Iman Shumpert (two points, three boards, two assists, 25 minutes) is officially on the side of a milk carton and the elephant in the room is his status in trade rumors and general discontent.  He was a mid-to-late round value earlier in the year but I don’t know how things get turned around short of a trade.  Impossible? No.  Probable?  No. 


J.R. Smith hit just 3-of-9 shots for seven points, five boards, one three and one block, and he’s the type of guy that will be negatively impacted by the team’s overall struggles, especially when he’s one of the problems with the team’s overall lack of basketball IQ.  I’d still project him as a late-round value unless things take a turn for the worse.  Metta World Peace missed all six of his shot attempts in another 10-minute venture, and one has to wonder why he’s even on the court playing like this.  If the Knicks make the playoffs this year I’d be pretty shocked and it all hinges on Tyson Chandler returning and playing out of his mind. 




Chris Paul grabbed at his right hamstring in the third quarter of last night’s win over the Knicks and as an owner I had a temporary moment of panic, which was eventually relieved when it was announced that he could have returned to the game if needed.  He gets a shot at DeMarcus Cousins on Friday in Sacramento and I have a feeling after the drama from their last game that he’ll come out firing on all cylinders.  Still, you may want to keep Darren Collison on speed dial until we know that the hammy injury is purely of the minor variety.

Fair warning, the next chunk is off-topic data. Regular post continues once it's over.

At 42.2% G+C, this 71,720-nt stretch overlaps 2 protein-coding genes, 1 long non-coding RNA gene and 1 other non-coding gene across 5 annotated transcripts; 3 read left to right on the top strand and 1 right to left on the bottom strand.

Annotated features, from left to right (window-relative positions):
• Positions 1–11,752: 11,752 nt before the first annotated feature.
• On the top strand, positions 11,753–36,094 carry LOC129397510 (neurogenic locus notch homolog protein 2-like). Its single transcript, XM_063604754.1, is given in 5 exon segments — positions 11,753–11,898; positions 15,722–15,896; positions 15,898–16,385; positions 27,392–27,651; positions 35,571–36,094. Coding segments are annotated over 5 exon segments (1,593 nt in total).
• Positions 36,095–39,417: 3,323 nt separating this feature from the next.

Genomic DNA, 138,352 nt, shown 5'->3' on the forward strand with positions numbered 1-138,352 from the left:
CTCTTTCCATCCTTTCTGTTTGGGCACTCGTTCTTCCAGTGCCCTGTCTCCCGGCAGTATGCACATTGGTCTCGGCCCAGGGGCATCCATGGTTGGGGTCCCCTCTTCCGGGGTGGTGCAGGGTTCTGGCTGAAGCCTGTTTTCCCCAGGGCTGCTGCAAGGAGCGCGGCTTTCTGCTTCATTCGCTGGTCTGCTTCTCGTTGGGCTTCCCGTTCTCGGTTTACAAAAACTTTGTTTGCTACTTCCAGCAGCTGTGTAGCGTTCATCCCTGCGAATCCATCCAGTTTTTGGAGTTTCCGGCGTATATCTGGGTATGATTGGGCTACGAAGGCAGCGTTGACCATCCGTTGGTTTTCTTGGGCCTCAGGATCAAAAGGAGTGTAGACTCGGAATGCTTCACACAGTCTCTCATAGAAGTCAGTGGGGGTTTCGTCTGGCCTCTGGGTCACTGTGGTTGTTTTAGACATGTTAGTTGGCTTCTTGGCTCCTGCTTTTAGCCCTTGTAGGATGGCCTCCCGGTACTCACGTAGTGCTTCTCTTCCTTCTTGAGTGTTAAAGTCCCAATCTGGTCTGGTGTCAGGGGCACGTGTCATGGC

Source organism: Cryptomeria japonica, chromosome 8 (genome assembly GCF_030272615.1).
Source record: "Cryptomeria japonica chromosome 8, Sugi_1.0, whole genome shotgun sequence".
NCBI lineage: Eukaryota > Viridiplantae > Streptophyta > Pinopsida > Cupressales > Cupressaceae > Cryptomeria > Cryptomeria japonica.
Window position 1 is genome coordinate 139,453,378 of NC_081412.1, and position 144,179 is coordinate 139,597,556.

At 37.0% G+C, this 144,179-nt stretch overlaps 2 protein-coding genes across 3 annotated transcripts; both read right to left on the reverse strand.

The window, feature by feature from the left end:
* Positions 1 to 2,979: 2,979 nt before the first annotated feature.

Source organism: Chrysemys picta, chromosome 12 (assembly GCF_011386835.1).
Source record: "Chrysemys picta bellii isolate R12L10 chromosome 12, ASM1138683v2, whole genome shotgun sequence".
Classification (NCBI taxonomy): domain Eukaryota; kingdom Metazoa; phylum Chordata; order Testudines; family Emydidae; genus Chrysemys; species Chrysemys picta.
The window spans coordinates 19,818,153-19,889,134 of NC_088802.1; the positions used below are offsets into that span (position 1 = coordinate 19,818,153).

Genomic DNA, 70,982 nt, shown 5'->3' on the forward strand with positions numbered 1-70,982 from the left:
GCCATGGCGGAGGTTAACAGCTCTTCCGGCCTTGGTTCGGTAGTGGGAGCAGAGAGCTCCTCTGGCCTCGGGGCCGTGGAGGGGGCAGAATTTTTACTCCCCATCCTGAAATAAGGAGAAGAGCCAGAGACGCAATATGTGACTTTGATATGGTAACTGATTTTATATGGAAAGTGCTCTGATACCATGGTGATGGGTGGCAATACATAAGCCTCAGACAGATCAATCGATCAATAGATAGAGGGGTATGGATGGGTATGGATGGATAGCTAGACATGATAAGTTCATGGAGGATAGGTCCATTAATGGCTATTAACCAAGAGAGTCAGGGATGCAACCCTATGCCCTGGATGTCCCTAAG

The rest of the box score held true to form, with Jared Dudley crawling back into his hole after a five-point outing in 35 minutes.  He looks slow and I’m not particularly impressed with his effort, either.  J.J. Redick scored 15 points with three treys, Jamal Crawford continued to underwhelm with 13 points and one trey, and Blake Griffin played after having his right elbow drained and had 15 points with 13 rebounds.  Griffin’s elbow will be a footnote until one day it isn’t, but it doesn’t seem like that day is coming anytime soon.